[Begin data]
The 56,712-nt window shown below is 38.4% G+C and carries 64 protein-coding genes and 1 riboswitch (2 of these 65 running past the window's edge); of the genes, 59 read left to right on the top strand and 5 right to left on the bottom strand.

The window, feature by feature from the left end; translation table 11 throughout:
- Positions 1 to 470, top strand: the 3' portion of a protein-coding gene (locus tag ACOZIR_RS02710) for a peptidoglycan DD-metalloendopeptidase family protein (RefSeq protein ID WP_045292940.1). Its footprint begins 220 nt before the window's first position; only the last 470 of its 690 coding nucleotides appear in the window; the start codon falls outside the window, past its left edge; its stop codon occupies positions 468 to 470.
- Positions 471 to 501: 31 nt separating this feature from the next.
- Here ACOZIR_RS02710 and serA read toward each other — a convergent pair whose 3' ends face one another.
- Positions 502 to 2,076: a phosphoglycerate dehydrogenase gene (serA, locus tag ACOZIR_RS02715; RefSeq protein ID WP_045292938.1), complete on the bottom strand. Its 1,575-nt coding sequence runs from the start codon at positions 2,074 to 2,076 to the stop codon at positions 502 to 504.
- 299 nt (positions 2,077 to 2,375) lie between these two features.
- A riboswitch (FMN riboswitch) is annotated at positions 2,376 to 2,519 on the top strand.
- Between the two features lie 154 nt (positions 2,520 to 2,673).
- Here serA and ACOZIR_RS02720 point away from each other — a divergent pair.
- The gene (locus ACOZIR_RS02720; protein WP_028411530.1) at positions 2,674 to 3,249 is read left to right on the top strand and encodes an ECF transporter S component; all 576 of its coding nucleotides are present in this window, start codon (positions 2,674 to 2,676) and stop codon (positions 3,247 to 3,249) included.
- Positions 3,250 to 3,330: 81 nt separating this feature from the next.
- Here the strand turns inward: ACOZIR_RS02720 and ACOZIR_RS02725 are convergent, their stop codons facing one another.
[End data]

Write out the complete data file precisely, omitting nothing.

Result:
The 56,712-nt window shown below is 38.4% G+C and carries 64 protein-coding genes and 1 riboswitch (2 of these 65 running past the window's edge); of the genes, 59 read left to right on the top strand and 5 right to left on the bottom strand.

The window, feature by feature from the left end; translation table 11 throughout:
- Positions 1 to 470, top strand: the 3' portion of a protein-coding gene (locus tag ACOZIR_RS02710) for a peptidoglycan DD-metalloendopeptidase family protein (RefSeq protein ID WP_045292940.1). Its footprint begins 220 nt before the window's first position; only the last 470 of its 690 coding nucleotides appear in the window; the start codon falls outside the window, past its left edge; its stop codon occupies positions 468 to 470.
- Positions 471 to 501: 31 nt separating this feature from the next.
- Here ACOZIR_RS02710 and serA read toward each other — a convergent pair whose 3' ends face one another.
- Positions 502 to 2,076: a phosphoglycerate dehydrogenase gene (serA, locus tag ACOZIR_RS02715; RefSeq protein ID WP_045292938.1), complete on the bottom strand. Its 1,575-nt coding sequence runs from the start codon at positions 2,074 to 2,076 to the stop codon at positions 502 to 504.
- 299 nt (positions 2,077 to 2,375) lie between these two features.
- A riboswitch (FMN riboswitch) is annotated at positions 2,376 to 2,519 on the top strand.
- Between the two features lie 154 nt (positions 2,520 to 2,673).
- Here serA and ACOZIR_RS02720 point away from each other — a divergent pair.
- The gene (locus ACOZIR_RS02720; protein WP_028411530.1) at positions 2,674 to 3,249 is read left to right on the top strand and encodes an ECF transporter S component; all 576 of its coding nucleotides are present in this window, start codon (positions 2,674 to 2,676) and stop codon (positions 3,247 to 3,249) included.
- Positions 3,250 to 3,330: 81 nt separating this feature from the next.
- Here the strand turns inward: ACOZIR_RS02720 and ACOZIR_RS02725 are convergent, their stop codons facing one another.